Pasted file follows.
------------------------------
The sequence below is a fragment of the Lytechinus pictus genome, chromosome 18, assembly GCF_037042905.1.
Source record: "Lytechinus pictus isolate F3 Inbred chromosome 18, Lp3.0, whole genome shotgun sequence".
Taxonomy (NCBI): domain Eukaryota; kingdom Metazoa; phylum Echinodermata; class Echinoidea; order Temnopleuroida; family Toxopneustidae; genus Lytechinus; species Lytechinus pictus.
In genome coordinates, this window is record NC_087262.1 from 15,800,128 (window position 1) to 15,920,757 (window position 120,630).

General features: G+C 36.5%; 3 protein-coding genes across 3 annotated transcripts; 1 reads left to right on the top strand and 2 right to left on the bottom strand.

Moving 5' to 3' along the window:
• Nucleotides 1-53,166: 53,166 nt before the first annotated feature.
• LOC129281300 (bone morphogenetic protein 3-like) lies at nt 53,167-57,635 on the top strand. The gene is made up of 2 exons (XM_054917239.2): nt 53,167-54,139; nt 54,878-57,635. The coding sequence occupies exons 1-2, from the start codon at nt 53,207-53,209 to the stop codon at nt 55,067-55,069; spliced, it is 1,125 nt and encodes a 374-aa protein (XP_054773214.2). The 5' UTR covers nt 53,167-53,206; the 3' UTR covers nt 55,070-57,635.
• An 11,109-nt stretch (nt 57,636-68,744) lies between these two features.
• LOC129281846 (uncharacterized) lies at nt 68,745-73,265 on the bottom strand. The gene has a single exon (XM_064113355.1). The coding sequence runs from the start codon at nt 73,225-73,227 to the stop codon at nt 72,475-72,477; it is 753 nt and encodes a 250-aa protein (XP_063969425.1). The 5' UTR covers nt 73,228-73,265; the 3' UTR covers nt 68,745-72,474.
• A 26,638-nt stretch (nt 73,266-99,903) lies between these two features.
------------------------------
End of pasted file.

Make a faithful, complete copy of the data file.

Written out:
The sequence below is a fragment of the Lytechinus pictus genome, chromosome 18, assembly GCF_037042905.1.
Source record: "Lytechinus pictus isolate F3 Inbred chromosome 18, Lp3.0, whole genome shotgun sequence".
Taxonomy (NCBI): domain Eukaryota; kingdom Metazoa; phylum Echinodermata; class Echinoidea; order Temnopleuroida; family Toxopneustidae; genus Lytechinus; species Lytechinus pictus.
In genome coordinates, this window is record NC_087262.1 from 15,800,128 (window position 1) to 15,920,757 (window position 120,630).

General features: G+C 36.5%; 3 protein-coding genes across 3 annotated transcripts; 1 reads left to right on the top strand and 2 right to left on the bottom strand.

Moving 5' to 3' along the window:
• Nucleotides 1-53,166: 53,166 nt before the first annotated feature.
• LOC129281300 (bone morphogenetic protein 3-like) lies at nt 53,167-57,635 on the top strand. The gene is made up of 2 exons (XM_054917239.2): nt 53,167-54,139; nt 54,878-57,635. The coding sequence occupies exons 1-2, from the start codon at nt 53,207-53,209 to the stop codon at nt 55,067-55,069; spliced, it is 1,125 nt and encodes a 374-aa protein (XP_054773214.2). The 5' UTR covers nt 53,167-53,206; the 3' UTR covers nt 55,070-57,635.
• An 11,109-nt stretch (nt 57,636-68,744) lies between these two features.
• LOC129281846 (uncharacterized) lies at nt 68,745-73,265 on the bottom strand. The gene has a single exon (XM_064113355.1). The coding sequence runs from the start codon at nt 73,225-73,227 to the stop codon at nt 72,475-72,477; it is 753 nt and encodes a 250-aa protein (XP_063969425.1). The 5' UTR covers nt 73,228-73,265; the 3' UTR covers nt 68,745-72,474.
• A 26,638-nt stretch (nt 73,266-99,903) lies between these two features.